It’s 27 degrees in New York right now. I hate the cold, but I still want to move back there. Well, “move back there” is not exactly the right term. It’s not like I just left. I haven’t lived in New York since 1998, when I left for Washington, D.C. to take a reporting job. My first husband and I had just broken up, and Washington was the start of my new life. And it was. I set out on my own, made lots of friends, met my husband, and, by the time we moved, left lots behind.
We snuck off to New York last month. We didn’t tell my father. We visited my birth family and best friend, but we did not visit my dad. I wasn’t trying to punish him. He did it to himself. I told him that my birth mother wanted to buy us plane tickets to visit and he said, “Don’t go taking money from her. You’re getting too involved. She wants to mother you. She has a mother complex.”
This week I talked to my father. Three times. I usually try to limit my contact to one excruciating phone call, but this week he kept calling and calling. His first call, “I went down to Hawthorne to see the Obama movie. That guy didn’t go to college. He took a class somewhere and now he says he went to college.”
“If that were true, don’t you think it would have come out in the first campaign?” And, as my husband said, how did he practice law?
Hereditary Insanity is three years old! My actual insanity is much older, but I’m talking about the blog here. So I think it’s a good time to look back and see what we’ve learned. Yes, it’s kind of a gimme for me, but I don’t have another topic and I could use the break. If you’re new to Hereditary Insanity, this “What I did over the year” roundup will be a handy guide to relevant posts. Some new developments: Hereditary Insanity is available as a Kindle subscription and has been accepted by Top Mommy Blogs. Please take a moment to vote so it can stay a top mommy blog. I would really appreciate it. I am also considering sending a post to Huffington Post Parents. Please let me know in the comments which one you think should I send.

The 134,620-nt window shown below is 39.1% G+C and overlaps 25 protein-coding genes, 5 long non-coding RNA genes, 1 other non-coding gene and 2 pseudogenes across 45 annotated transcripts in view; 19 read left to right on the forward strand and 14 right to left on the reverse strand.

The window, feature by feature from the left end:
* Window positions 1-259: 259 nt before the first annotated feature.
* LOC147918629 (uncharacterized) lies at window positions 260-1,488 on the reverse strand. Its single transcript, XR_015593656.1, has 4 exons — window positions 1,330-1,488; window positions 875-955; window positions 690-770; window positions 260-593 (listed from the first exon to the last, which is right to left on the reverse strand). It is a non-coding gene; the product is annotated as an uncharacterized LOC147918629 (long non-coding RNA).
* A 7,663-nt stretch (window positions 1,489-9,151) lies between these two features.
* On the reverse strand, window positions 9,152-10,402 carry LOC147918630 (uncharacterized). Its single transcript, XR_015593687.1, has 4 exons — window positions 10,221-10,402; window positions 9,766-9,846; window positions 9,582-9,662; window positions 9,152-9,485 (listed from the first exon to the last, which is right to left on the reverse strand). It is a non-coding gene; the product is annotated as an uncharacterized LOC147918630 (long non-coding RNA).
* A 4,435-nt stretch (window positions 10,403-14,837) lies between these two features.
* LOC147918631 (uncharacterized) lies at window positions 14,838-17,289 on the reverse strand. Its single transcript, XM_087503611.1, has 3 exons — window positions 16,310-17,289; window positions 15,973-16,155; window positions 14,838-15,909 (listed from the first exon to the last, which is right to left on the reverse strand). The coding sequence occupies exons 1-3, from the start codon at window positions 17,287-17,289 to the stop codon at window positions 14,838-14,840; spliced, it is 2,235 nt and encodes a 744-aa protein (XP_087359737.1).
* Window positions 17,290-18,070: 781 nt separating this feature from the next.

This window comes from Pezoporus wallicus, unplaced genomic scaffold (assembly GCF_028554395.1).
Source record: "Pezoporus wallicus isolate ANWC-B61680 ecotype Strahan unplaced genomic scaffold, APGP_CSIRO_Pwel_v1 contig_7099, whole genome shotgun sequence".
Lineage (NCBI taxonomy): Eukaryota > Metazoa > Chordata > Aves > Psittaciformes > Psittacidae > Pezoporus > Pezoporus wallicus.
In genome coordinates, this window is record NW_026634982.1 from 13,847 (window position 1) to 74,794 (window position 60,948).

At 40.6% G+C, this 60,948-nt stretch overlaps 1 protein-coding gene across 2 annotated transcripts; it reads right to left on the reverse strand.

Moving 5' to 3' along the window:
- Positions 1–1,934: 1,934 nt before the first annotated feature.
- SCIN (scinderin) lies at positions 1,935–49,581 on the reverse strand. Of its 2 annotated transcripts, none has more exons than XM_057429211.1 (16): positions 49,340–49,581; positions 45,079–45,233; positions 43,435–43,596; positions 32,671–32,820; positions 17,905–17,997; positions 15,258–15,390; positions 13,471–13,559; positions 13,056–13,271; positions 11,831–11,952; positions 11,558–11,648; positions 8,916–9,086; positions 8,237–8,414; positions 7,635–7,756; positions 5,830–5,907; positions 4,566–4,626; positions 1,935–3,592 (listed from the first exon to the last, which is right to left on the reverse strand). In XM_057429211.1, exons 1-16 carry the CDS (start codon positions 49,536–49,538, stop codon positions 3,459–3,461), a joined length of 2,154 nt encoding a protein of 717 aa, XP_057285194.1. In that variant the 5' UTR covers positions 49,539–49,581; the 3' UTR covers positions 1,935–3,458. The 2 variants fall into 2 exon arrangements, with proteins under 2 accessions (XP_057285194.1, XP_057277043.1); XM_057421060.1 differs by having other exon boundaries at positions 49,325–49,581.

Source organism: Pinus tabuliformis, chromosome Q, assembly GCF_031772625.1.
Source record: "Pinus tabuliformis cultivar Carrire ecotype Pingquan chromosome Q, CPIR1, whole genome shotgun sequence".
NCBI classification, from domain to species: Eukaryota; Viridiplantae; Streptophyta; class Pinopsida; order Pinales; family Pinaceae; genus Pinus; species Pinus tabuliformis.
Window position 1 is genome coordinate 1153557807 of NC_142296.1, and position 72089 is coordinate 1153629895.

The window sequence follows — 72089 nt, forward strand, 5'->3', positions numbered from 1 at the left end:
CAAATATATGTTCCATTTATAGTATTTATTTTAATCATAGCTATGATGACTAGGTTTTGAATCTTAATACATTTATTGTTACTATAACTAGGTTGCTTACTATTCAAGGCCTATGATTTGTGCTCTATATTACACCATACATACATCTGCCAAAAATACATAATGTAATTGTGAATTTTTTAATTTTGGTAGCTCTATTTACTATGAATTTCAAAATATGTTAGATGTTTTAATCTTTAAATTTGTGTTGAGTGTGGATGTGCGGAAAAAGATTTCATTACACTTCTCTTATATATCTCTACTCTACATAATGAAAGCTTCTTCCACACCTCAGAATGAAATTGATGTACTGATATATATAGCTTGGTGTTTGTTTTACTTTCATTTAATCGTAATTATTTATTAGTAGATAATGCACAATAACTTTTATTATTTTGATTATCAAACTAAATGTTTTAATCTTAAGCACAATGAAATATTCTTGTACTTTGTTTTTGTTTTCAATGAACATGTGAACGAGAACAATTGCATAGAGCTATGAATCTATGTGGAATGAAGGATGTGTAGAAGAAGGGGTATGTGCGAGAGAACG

I learned that I am passing my fears onto my children, and that’s not necessarily a good idea. (Some of all Fears)
I learned that I couldn’t blame all of my three-year-old daughter’s bad behavior on her age. I had to accept some responsibility for my actions. (Is it three or is it me?)
How do we tell the people we love what they don’t want to hear? I have something to tell my birth mother, and I don’t know how. It’s a big deal and I’m scared not to tell her, but if I do, I don’t know if it’ll make a difference.
Fortunately, I’ve got this blog. It’s easy to hide behind, and, for this situation, that’s exactly what I’m gonna do.